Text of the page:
If you need help knowing what steps to take, talk to a physical therapist!

Help Stop This Epidemic!!!

We have a health epidemic on our hands.  It’s contributing to a plethora of physical injury as well as chronic disease (heart disease, asthma, stroke, cancer and more), and mental health problems (PTSD, anxiety, depression) and it’s contagious.  And you can stop it.   I am talking about the known effects of violence. In the United States, violence claims an enormous $450 billion toll and nearly 60,000 lives annually. (

Using physical force to cause harm or damage to someone or something has become a mainstay of how we express our opinions and even how we entertain ourselves.  Watching violent images has led to a numbing effect that has built up our tolerance of some pretty awful actions.  In addition, using social media to air our darker more violent tendency has the same effect.  We are seeing this behind the scenes practice of meanness and hatred on social networks spill out into the world of actions.  And yes, these not only causes physical injury to those involved, it causes harm to all of us in the form of poorer health. It makes it easier for all of us to be violent and thus it spreads.

The antidote is quite easy and no cost and has equally strong positive health benefits.  That is the practice of kindness.  Descriptors of kindness include gentleness, caring, compassionate action, and going out of your way for others.  These can simply be a smile, or opening a door for someone.

Scientific research has shown that kindness has measurable health benefits and is also contagious.  Performing or watching an act of kindness causes the body to release a hormone called oxytocin which lowers the blood pressure and can protect your heart.  Oxytocin also reduces inflammation levels and can therefore slow the aging process. Acts of kindness also increases the release of dopamine, your body’s natural opioid.  With more dopamine, you will feel happier and even reduce pain.

Here are some actions you can take today to improve your health and the health of those around you.

  1. Perform a random act of kindness regularly.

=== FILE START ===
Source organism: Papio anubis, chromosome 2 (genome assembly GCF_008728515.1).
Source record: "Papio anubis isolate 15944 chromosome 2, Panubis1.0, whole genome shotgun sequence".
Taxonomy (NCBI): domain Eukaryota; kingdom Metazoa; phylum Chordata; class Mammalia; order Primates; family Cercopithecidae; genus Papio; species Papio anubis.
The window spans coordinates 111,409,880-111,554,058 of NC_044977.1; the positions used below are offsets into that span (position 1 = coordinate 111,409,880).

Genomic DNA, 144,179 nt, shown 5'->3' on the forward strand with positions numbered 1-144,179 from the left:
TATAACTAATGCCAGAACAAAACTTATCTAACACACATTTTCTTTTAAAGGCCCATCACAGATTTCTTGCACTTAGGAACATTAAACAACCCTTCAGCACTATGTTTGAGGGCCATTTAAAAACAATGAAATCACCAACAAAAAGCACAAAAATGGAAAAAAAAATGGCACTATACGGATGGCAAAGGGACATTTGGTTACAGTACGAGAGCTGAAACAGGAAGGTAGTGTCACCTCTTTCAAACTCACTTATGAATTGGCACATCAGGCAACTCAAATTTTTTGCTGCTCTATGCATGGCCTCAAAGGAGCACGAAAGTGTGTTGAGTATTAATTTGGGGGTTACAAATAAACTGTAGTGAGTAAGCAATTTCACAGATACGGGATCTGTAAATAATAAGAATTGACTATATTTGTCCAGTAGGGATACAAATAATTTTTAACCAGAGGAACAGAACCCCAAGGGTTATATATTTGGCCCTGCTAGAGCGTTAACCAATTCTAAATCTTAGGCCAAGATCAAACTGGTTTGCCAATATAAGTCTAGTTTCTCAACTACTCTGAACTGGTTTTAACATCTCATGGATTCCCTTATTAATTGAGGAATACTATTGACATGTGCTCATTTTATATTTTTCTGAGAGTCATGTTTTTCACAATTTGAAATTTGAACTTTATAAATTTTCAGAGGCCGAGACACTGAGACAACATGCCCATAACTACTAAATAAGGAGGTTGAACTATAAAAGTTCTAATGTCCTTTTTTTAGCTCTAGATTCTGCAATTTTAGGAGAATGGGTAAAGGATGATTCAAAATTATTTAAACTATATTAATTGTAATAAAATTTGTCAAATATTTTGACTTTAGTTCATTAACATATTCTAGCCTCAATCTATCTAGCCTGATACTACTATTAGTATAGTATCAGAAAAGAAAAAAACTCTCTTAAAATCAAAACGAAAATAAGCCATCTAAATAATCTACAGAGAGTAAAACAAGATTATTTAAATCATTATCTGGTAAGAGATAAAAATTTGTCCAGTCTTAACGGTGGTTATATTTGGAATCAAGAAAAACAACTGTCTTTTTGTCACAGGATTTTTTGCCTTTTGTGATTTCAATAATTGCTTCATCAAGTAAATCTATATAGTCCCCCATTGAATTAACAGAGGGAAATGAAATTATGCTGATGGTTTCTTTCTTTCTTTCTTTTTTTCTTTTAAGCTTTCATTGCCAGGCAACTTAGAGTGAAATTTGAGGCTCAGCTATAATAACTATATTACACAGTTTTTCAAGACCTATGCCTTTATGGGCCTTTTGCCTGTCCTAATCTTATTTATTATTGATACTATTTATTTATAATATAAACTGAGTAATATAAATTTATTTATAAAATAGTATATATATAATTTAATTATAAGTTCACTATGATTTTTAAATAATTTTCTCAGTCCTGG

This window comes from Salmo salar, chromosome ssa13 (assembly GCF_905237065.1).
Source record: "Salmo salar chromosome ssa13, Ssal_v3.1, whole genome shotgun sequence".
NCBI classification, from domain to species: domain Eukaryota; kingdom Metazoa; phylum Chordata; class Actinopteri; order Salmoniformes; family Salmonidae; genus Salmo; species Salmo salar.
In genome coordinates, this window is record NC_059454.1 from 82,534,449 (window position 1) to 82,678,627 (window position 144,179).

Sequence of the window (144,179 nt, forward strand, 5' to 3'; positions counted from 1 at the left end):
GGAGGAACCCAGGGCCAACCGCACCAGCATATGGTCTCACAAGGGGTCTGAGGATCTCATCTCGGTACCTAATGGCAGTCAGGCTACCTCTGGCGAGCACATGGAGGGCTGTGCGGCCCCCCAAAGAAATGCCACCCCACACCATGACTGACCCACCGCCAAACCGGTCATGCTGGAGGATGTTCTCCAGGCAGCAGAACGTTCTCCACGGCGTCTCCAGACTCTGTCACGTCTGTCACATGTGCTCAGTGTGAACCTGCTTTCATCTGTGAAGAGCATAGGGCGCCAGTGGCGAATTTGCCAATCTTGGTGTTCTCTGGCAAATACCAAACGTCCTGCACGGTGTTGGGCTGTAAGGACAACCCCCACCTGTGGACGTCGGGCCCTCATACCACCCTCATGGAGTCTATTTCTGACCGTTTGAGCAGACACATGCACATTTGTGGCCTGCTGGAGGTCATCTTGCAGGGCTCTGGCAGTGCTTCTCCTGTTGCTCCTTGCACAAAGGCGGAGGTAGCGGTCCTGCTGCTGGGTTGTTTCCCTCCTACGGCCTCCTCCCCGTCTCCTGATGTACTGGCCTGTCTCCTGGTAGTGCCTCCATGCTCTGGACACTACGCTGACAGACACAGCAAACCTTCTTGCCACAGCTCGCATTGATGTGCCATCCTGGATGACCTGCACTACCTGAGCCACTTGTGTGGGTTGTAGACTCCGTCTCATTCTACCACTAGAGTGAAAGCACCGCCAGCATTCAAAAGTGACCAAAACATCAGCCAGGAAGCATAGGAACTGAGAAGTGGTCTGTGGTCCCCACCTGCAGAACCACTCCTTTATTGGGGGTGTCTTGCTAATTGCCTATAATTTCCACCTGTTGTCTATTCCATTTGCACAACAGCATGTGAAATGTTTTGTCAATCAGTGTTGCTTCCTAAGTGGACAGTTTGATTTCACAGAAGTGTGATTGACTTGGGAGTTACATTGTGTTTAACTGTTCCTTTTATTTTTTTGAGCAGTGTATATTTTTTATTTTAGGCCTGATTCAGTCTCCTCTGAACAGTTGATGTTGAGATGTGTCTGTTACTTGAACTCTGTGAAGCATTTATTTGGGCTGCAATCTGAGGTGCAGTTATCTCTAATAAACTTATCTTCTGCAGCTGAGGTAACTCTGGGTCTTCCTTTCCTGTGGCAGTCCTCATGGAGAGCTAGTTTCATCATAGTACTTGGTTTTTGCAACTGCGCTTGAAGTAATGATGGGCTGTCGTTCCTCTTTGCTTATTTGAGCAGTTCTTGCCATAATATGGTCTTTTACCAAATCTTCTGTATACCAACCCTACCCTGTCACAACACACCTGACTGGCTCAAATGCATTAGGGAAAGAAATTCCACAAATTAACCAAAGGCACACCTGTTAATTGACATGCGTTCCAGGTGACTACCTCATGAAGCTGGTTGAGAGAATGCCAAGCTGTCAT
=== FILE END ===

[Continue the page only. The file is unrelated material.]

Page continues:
2. Print out this pdf about the health effects of kindness and share it with people you know.
  3. Be kind to yourself. Rest, eat nourishing food, spend time in nature, laugh, and move!
  4. If you find yourself overcome with anger, rage or bitterness; if the view point of another different than yours enrages you; consider working with a counselor.
  5. Envision and practice the hypothesis of compassion. Think the best of others, rather than the worst.  Put yourself in their shoes, imagine what life is like for the other person.
  6. Learn about how you can help prevent violence. For more information check out this website:
  7. Don’t support violent entertainment, seek out entertainment that supports positive human qualities.
  8. Practice kindness in your language on social media. If you disagree, find a way to express that with respect and seeking to understand.


Kind words are ever more mighty than swords.

– Peter Burn


Women and Heart Health

Carrie Fisher’s death in 2016, highlighted a problem facing women: 90% of women have one or more risk factors for heart disease or stroke, but many do not even know they have a problem prior to a fatal heart attack. In fact, symptoms of heart disease are often different for women compared to men and are often misinterpreted as acid reflux, the flu, or normal aging. In addition, women have a higher lifetime risk of stroke than men. According to the American Heart Association, 1 in 31 American women die from breast cancer every year, but one in three dies of heart disease (stroke and heart attack), making heart disease the No.1 killer of women in the U.S. Younger women are not excluded from silent heart attacks either. Learning the risks of heart disease and making lifestyle changes as preventative measures can not only save you from a heart attack, but also can be less expensive and more pleasant.


What is cardiovascular disease?

Cardiovascular disease is a broad term that includes a variety of heart and blood vessel conditions. It can be referred to as coronary artery disease, peripheral arterial disease, heart attack, stroke, high blood pressure, heart valve disease, and congenital heart disease, to name a few. The most common cause of cardiovascular disease is atherosclerosis which is a build-up of cholesterol and plaque on the inner walls of the arteries, thus restricting blood flow to the heart. Chronic low-grade inflammation is prevalent in all stages of atherosclerosis. Without adequate blood, the heart becomes starved of oxygen and vital nutrients it needs to work properly, causing chest pain called angina. When one or more of the coronary arteries becomes blocked, a heart attack can occur.